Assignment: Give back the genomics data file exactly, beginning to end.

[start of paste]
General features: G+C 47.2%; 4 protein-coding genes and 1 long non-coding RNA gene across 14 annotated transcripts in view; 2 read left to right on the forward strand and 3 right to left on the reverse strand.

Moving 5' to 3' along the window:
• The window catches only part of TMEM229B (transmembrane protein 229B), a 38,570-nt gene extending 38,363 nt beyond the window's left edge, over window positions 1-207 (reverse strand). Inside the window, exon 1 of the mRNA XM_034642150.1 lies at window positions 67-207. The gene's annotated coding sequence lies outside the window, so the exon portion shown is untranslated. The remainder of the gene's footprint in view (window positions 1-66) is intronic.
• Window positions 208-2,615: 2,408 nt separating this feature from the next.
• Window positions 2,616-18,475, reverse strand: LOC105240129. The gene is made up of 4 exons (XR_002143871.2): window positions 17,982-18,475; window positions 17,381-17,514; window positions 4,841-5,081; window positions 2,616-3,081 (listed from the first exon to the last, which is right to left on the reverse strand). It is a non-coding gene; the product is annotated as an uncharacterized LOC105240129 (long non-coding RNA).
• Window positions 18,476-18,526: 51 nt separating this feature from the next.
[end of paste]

General features: G+C 47.2%; 4 protein-coding genes and 1 long non-coding RNA gene across 14 annotated transcripts in view; 2 read left to right on the forward strand and 3 right to left on the reverse strand.

Moving 5' to 3' along the window:
• The window catches only part of TMEM229B (transmembrane protein 229B), a 38,570-nt gene extending 38,363 nt beyond the window's left edge, over window positions 1-207 (reverse strand). Inside the window, exon 1 of the mRNA XM_034642150.1 lies at window positions 67-207. The gene's annotated coding sequence lies outside the window, so the exon portion shown is untranslated. The remainder of the gene's footprint in view (window positions 1-66) is intronic.
• Window positions 208-2,615: 2,408 nt separating this feature from the next.
• Window positions 2,616-18,475, reverse strand: LOC105240129. The gene is made up of 4 exons (XR_002143871.2): window positions 17,982-18,475; window positions 17,381-17,514; window positions 4,841-5,081; window positions 2,616-3,081 (listed from the first exon to the last, which is right to left on the reverse strand). It is a non-coding gene; the product is annotated as an uncharacterized LOC105240129 (long non-coding RNA).
• Window positions 18,476-18,526: 51 nt separating this feature from the next.